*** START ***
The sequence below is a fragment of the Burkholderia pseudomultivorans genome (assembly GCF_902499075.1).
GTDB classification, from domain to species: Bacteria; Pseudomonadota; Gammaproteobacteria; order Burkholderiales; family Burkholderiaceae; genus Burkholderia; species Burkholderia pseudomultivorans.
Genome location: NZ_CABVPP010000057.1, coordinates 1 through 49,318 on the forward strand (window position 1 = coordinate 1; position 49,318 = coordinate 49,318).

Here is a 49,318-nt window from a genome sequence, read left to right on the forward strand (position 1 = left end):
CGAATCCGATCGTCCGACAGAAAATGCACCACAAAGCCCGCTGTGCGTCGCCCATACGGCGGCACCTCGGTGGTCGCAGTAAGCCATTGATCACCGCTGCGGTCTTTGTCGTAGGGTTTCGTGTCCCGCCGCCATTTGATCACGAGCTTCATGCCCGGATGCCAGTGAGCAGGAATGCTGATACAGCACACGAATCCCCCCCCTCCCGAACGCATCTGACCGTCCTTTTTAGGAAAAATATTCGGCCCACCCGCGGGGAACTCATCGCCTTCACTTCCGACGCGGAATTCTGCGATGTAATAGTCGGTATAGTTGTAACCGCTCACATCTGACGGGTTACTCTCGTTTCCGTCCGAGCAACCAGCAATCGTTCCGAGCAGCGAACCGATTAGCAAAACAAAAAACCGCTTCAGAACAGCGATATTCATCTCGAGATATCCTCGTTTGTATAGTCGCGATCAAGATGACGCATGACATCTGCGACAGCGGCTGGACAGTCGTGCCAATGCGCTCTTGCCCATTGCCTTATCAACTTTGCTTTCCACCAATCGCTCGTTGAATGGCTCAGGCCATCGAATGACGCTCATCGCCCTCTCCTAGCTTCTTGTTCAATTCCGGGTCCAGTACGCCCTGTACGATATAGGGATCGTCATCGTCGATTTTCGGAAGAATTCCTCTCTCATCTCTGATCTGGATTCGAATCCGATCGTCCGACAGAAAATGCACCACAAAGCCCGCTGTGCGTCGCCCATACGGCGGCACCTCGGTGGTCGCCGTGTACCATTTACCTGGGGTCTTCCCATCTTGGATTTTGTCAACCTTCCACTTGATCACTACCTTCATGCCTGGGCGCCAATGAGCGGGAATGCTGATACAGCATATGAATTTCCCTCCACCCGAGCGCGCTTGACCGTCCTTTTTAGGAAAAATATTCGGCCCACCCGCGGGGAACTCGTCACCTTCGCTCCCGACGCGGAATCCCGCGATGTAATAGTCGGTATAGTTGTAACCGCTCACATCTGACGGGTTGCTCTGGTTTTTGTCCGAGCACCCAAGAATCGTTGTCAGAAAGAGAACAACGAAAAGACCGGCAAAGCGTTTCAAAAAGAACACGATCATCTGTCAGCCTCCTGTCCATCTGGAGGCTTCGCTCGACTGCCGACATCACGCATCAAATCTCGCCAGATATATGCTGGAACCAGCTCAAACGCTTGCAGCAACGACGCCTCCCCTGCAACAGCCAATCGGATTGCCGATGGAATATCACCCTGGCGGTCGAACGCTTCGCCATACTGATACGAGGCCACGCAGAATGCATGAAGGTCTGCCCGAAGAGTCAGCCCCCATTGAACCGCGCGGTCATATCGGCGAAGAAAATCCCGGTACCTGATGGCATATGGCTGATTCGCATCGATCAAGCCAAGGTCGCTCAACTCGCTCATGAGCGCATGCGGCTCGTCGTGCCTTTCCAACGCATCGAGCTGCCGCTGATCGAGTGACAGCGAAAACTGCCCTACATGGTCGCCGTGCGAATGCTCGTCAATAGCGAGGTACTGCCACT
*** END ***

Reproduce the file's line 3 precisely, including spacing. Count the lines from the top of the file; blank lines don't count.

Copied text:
Genome location: NZ_CABVPP010000057.1, coordinates 1 through 49,318 on the forward strand (window position 1 = coordinate 1; position 49,318 = coordinate 49,318).